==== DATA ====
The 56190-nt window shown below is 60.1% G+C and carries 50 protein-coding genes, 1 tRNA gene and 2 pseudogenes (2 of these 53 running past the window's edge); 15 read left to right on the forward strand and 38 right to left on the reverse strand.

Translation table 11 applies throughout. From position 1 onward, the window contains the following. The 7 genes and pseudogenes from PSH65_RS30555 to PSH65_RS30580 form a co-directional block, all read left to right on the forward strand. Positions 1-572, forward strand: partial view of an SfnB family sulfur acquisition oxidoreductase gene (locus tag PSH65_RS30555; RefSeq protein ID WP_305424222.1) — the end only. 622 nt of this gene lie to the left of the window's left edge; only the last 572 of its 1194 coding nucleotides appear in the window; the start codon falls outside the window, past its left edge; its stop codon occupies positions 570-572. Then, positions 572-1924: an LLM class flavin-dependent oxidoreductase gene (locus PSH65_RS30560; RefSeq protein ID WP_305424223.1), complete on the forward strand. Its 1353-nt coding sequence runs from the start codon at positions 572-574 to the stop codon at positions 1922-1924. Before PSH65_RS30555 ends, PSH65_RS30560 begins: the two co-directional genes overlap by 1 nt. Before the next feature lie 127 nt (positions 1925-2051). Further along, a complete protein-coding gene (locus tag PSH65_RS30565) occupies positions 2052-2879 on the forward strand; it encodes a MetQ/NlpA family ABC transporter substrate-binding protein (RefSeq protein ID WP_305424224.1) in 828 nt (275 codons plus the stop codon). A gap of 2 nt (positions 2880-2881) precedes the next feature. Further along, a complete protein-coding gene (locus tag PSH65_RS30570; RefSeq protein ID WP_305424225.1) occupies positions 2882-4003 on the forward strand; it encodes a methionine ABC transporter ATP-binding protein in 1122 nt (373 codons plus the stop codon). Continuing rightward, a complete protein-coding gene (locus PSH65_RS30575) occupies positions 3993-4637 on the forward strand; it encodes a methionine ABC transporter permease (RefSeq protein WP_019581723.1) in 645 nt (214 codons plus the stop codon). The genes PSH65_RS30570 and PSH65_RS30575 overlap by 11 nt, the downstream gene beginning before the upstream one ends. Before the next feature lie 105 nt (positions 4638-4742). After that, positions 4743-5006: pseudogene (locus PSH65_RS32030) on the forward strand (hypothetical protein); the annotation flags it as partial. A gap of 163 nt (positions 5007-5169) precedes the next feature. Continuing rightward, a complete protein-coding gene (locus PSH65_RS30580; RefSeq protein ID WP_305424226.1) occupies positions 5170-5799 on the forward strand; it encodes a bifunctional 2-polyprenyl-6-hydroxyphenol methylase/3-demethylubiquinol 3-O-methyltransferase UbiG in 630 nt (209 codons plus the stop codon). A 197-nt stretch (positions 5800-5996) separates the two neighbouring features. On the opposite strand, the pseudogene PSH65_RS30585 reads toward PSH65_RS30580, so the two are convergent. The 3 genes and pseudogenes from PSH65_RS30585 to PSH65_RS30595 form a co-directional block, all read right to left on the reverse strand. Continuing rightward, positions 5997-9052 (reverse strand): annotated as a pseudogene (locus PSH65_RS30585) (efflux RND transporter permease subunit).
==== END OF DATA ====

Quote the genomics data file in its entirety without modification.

The 56190-nt window shown below is 60.1% G+C and carries 50 protein-coding genes, 1 tRNA gene and 2 pseudogenes (2 of these 53 running past the window's edge); 15 read left to right on the forward strand and 38 right to left on the reverse strand.

Translation table 11 applies throughout. From position 1 onward, the window contains the following. The 7 genes and pseudogenes from PSH65_RS30555 to PSH65_RS30580 form a co-directional block, all read left to right on the forward strand. Positions 1-572, forward strand: partial view of an SfnB family sulfur acquisition oxidoreductase gene (locus tag PSH65_RS30555; RefSeq protein ID WP_305424222.1) — the end only. 622 nt of this gene lie to the left of the window's left edge; only the last 572 of its 1194 coding nucleotides appear in the window; the start codon falls outside the window, past its left edge; its stop codon occupies positions 570-572. Then, positions 572-1924: an LLM class flavin-dependent oxidoreductase gene (locus PSH65_RS30560; RefSeq protein ID WP_305424223.1), complete on the forward strand. Its 1353-nt coding sequence runs from the start codon at positions 572-574 to the stop codon at positions 1922-1924. Before PSH65_RS30555 ends, PSH65_RS30560 begins: the two co-directional genes overlap by 1 nt. Before the next feature lie 127 nt (positions 1925-2051). Further along, a complete protein-coding gene (locus tag PSH65_RS30565) occupies positions 2052-2879 on the forward strand; it encodes a MetQ/NlpA family ABC transporter substrate-binding protein (RefSeq protein ID WP_305424224.1) in 828 nt (275 codons plus the stop codon). A gap of 2 nt (positions 2880-2881) precedes the next feature. Further along, a complete protein-coding gene (locus tag PSH65_RS30570; RefSeq protein ID WP_305424225.1) occupies positions 2882-4003 on the forward strand; it encodes a methionine ABC transporter ATP-binding protein in 1122 nt (373 codons plus the stop codon). Continuing rightward, a complete protein-coding gene (locus PSH65_RS30575) occupies positions 3993-4637 on the forward strand; it encodes a methionine ABC transporter permease (RefSeq protein WP_019581723.1) in 645 nt (214 codons plus the stop codon). The genes PSH65_RS30570 and PSH65_RS30575 overlap by 11 nt, the downstream gene beginning before the upstream one ends. Before the next feature lie 105 nt (positions 4638-4742). After that, positions 4743-5006: pseudogene (locus PSH65_RS32030) on the forward strand (hypothetical protein); the annotation flags it as partial. A gap of 163 nt (positions 5007-5169) precedes the next feature. Continuing rightward, a complete protein-coding gene (locus PSH65_RS30580; RefSeq protein ID WP_305424226.1) occupies positions 5170-5799 on the forward strand; it encodes a bifunctional 2-polyprenyl-6-hydroxyphenol methylase/3-demethylubiquinol 3-O-methyltransferase UbiG in 630 nt (209 codons plus the stop codon). A 197-nt stretch (positions 5800-5996) separates the two neighbouring features. On the opposite strand, the pseudogene PSH65_RS30585 reads toward PSH65_RS30580, so the two are convergent. The 3 genes and pseudogenes from PSH65_RS30585 to PSH65_RS30595 form a co-directional block, all read right to left on the reverse strand. Continuing rightward, positions 5997-9052 (reverse strand): annotated as a pseudogene (locus PSH65_RS30585) (efflux RND transporter permease subunit).